Jess Bravin: "The Terror Courts: Rough Justice At Guantanamo Bay"

Jess Bravin: "The Terror Courts: Rough Justice At Guantanamo Bay"

Legal and moral issues continue to be raised about the military commissions set up to try foreigners allegedly involved with 9/11 terrorism. A journalist and a former prosecutor describe the history and challenges of the parallel system of justice at Guantanamo Bay.

In the aftermath of the Sept. 11 attacks, the U.S. rounded up hundreds of suspected terrorists in Afghanistan and around the world. Many ended up at a special military detention center in Guantanamo Bay, Cuba, where they would face what officials called “rough justice.” Instead of trials in military, federal or state courts, enemy aliens would be prosecuted by military commissions subject to the president’s command. Wall Street Journal correspondent Jess Bravin and Lt. Col. Stuart Couch, former senior prosecutor in the Office of Military Commissions, describe the complex ethical and legal challenges dogging the Guantanamo Commissions.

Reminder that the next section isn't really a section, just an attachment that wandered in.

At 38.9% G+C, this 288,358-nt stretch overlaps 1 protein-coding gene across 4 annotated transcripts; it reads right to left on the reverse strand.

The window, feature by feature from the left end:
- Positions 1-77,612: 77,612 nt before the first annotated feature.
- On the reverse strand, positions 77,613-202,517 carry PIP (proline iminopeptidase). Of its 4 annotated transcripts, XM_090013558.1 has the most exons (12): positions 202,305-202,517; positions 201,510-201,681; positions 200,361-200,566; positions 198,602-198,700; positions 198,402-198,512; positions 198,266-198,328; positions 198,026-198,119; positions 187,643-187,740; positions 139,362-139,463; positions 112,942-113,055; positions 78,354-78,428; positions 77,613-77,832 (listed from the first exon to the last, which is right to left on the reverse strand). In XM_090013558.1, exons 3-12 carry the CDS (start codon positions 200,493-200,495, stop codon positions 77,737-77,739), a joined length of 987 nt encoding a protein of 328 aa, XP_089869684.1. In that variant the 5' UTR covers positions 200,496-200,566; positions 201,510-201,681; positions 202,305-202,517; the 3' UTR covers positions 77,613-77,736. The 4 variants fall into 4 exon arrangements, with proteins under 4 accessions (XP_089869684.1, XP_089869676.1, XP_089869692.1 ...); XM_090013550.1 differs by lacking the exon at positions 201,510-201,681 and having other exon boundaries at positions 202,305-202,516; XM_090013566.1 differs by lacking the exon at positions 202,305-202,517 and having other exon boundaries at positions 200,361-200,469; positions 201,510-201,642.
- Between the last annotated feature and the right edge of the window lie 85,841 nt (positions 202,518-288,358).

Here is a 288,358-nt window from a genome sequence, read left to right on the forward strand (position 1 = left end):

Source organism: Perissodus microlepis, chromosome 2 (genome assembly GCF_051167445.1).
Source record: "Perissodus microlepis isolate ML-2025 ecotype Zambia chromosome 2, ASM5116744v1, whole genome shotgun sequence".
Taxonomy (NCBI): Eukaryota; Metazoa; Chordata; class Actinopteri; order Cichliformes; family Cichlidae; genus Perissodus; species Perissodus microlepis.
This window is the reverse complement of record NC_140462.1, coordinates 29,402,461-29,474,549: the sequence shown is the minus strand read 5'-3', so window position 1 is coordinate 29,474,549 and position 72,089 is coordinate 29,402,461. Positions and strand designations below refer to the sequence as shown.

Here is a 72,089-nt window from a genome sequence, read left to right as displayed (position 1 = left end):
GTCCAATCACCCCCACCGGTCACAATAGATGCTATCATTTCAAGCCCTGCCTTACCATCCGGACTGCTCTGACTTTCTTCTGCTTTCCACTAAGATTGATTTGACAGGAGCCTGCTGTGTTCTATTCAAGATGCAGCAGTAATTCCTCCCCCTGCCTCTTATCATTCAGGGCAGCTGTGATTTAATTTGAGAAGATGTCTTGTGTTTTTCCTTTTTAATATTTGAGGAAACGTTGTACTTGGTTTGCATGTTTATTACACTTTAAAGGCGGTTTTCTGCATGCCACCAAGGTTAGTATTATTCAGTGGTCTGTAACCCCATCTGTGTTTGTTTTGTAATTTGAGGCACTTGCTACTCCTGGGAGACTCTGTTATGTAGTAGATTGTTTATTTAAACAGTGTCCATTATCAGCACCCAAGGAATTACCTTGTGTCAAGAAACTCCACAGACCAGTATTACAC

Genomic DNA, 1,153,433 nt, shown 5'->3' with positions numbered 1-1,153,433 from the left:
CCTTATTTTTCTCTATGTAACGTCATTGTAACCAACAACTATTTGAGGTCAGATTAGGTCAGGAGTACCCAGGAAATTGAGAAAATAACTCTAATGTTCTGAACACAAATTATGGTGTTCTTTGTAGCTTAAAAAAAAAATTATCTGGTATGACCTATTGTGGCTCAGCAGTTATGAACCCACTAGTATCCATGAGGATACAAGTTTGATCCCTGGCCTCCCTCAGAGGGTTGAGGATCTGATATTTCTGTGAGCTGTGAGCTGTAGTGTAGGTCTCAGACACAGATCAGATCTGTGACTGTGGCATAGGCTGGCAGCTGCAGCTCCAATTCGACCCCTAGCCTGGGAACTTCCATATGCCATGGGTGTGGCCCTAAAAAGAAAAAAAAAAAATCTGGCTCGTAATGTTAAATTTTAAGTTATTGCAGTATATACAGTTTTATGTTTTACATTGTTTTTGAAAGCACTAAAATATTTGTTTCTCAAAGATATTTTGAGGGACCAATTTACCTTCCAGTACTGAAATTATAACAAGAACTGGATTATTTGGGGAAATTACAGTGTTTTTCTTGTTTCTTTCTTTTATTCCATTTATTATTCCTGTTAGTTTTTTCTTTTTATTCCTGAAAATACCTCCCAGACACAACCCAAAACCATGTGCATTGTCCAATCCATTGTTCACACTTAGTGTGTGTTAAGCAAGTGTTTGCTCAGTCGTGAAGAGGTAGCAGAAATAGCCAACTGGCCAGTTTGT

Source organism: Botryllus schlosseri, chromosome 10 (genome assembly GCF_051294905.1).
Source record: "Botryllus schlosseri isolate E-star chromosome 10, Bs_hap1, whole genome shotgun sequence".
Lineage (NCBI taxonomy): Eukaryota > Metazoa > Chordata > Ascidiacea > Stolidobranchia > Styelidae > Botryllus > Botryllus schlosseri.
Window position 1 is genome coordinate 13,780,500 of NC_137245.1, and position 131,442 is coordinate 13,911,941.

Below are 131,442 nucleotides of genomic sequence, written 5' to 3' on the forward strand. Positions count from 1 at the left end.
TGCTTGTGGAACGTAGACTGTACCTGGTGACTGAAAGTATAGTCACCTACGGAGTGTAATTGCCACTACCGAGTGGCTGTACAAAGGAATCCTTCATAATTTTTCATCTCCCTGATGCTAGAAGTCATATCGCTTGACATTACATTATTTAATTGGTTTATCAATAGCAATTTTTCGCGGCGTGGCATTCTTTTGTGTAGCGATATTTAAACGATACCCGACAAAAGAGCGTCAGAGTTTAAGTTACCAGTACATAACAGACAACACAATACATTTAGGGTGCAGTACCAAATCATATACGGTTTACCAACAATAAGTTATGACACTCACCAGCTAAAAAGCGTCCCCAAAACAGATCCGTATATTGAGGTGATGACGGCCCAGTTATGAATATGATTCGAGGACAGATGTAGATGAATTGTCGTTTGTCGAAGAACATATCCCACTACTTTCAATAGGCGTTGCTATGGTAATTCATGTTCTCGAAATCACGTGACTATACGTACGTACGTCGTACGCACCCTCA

Guests

Jess Bravin

Supreme Court correspondent at the Wall Street Journal and author of "The Terror Courts."

Stuart Couch

U.S. Marine Corps Lieutenant Colonel (Retired), and currently an immigration judge in Charlotte, N.C.

Photo Gallery: Inside The Guantanamo Bay Prison Camp

Copyright 2013 by Jess Bravin. Reprinted here by permission of Yale University Press. All rights reserved.

Read An Excerpt

Excerpt from "The Terror Courts: Rough Justice at Guantanamo Bay" by Jess Bravin. Copyright 2013 by Jess Bravin. Reprinted here by permission of Yale University Press. All rights reserved.

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